Sunday , May 28 2023

Researched Black Hole Research: Scientists Reject Newton's Theory of Gravity


The entire planet saw Isaac Newton as the greatest scientist of all time.

But it seems that a researched black hole has succeeded in rejecting his theory of gravity.

Albert Einstein's theory shows signs of vulnerability

Scientists warn that even Albert Einstein's theories are beginning to look less accurate.

More than 100 years ago after Albert Einstein published his iconic theory of general relativity, this seems to show the first signs of age.

After the broadest test of general relativity yet close to the mental black hole in the center of our galaxy, University of California Professor Andrea Ghez revealed that Einstein's theory of general relativity continues, but only for now.

Professor Ghez said: "Einstein is right, at least for now. We can completely dismiss Newton's law of gravity. Our observations are in line with Einstein's theory of general relativity."

Along with Max Planck, Einstein is considered a pillar of modern physics.

Extreme astrophysics

According to Professor Ghez, Einstein's theory is the best description of how gravity works.

Ghez is said to have made direct measurements of the phenomenon near a supermassive black hole. This research has been called "extreme astrophysics", as reported by

The professor looks at a star called S0-2 because it makes a complete orbit in three dimensions around the supermassive black hole in the center of the Milky Way.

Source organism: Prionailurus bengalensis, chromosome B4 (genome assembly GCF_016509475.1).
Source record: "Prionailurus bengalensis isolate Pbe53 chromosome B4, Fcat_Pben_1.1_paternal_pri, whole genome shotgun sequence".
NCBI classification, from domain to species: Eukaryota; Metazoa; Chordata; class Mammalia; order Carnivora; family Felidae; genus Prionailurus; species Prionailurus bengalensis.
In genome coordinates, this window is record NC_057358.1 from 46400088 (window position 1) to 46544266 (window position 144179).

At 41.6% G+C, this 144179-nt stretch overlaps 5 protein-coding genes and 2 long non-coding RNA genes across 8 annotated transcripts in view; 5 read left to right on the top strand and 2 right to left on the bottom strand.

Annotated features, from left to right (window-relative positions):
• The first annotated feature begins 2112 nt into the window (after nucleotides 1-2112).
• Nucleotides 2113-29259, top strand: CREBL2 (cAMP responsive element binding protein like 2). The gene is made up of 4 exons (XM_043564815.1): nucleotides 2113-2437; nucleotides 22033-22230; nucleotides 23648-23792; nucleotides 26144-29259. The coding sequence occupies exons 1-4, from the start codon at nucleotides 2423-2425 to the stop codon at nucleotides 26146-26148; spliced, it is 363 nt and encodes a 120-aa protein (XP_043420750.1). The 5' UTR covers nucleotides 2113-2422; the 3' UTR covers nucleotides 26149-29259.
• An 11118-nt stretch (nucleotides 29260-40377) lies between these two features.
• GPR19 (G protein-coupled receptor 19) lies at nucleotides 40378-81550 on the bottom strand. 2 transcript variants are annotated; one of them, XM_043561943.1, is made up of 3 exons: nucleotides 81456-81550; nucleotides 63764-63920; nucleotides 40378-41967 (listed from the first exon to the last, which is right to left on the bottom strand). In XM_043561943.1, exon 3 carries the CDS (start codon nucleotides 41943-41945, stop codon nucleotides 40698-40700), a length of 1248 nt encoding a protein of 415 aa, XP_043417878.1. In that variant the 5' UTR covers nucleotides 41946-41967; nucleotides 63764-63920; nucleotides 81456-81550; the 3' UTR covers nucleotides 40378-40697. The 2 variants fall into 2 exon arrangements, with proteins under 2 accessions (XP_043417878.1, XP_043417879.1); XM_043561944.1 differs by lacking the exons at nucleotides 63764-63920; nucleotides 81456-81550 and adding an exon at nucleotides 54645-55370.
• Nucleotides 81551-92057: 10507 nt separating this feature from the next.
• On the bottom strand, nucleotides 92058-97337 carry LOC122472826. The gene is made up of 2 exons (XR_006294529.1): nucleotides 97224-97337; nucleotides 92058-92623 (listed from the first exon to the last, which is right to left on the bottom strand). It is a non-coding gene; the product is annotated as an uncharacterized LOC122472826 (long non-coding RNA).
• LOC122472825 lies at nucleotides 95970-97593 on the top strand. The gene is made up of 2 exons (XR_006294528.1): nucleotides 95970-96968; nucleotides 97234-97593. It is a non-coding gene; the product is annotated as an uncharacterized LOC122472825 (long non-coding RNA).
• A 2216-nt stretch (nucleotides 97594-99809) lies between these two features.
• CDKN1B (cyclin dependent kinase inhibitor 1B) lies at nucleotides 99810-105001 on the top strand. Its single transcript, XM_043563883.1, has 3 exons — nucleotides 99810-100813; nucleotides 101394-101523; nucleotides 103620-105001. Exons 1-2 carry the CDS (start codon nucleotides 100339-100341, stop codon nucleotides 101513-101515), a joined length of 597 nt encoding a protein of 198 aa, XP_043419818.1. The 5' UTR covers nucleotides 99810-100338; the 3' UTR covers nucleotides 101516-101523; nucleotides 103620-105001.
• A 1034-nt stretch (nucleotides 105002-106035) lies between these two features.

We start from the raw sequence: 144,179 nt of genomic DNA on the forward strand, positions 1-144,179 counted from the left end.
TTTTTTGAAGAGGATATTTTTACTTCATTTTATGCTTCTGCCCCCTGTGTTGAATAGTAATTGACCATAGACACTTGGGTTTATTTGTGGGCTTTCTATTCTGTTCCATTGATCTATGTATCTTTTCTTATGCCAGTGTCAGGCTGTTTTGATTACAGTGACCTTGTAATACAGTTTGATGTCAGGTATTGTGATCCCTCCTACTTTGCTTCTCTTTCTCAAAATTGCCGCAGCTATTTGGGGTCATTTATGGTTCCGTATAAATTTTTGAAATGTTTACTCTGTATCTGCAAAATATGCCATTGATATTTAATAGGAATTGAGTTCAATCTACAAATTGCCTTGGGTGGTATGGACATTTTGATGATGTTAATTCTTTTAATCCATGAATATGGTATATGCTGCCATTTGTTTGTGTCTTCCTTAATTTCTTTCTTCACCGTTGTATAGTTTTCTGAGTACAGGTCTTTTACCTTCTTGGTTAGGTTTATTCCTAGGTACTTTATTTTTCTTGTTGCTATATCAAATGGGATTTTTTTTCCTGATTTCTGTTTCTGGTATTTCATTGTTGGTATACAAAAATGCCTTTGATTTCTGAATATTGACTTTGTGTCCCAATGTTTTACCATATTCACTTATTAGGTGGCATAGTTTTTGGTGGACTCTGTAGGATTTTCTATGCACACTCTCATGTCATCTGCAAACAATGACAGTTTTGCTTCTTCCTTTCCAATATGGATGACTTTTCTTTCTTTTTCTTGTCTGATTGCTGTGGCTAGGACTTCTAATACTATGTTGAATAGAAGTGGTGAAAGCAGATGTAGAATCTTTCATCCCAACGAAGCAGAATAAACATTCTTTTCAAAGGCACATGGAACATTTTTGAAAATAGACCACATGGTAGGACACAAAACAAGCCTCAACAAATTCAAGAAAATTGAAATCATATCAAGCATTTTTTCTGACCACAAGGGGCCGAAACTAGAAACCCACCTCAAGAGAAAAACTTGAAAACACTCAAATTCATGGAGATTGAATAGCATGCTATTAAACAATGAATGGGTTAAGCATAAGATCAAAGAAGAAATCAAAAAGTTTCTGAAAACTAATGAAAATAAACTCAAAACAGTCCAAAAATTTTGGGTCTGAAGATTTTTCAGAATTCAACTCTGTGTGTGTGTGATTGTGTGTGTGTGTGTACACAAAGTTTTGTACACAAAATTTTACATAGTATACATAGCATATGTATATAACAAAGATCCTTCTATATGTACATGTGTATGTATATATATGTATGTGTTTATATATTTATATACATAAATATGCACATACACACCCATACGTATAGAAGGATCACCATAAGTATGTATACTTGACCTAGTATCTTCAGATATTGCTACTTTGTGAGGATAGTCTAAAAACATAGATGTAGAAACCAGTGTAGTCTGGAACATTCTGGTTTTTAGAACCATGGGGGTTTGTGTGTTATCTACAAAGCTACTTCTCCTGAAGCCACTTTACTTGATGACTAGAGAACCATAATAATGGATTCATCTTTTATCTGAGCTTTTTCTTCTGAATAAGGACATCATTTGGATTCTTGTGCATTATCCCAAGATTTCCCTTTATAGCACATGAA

According to the researchers, their work is the most detailed that has ever been led into the supermassive black hole and Einstein's theory of general relativity.

The key data in the research came as the star made his closest approach to the huge black hole.

Professor Ghez says: "What is so special about S0-2 is that we have its complete orbit in three dimensions. This gives us the entrance ticket to the tests of general relativity. We asked how gravity behaves near a supermassive black hole. and whether Einstein's theory tells us the full story. "

She continued and said: "Seeing stars travel through their complete orbit gives the first opportunity to test fundamental physics through the motions of these stars."

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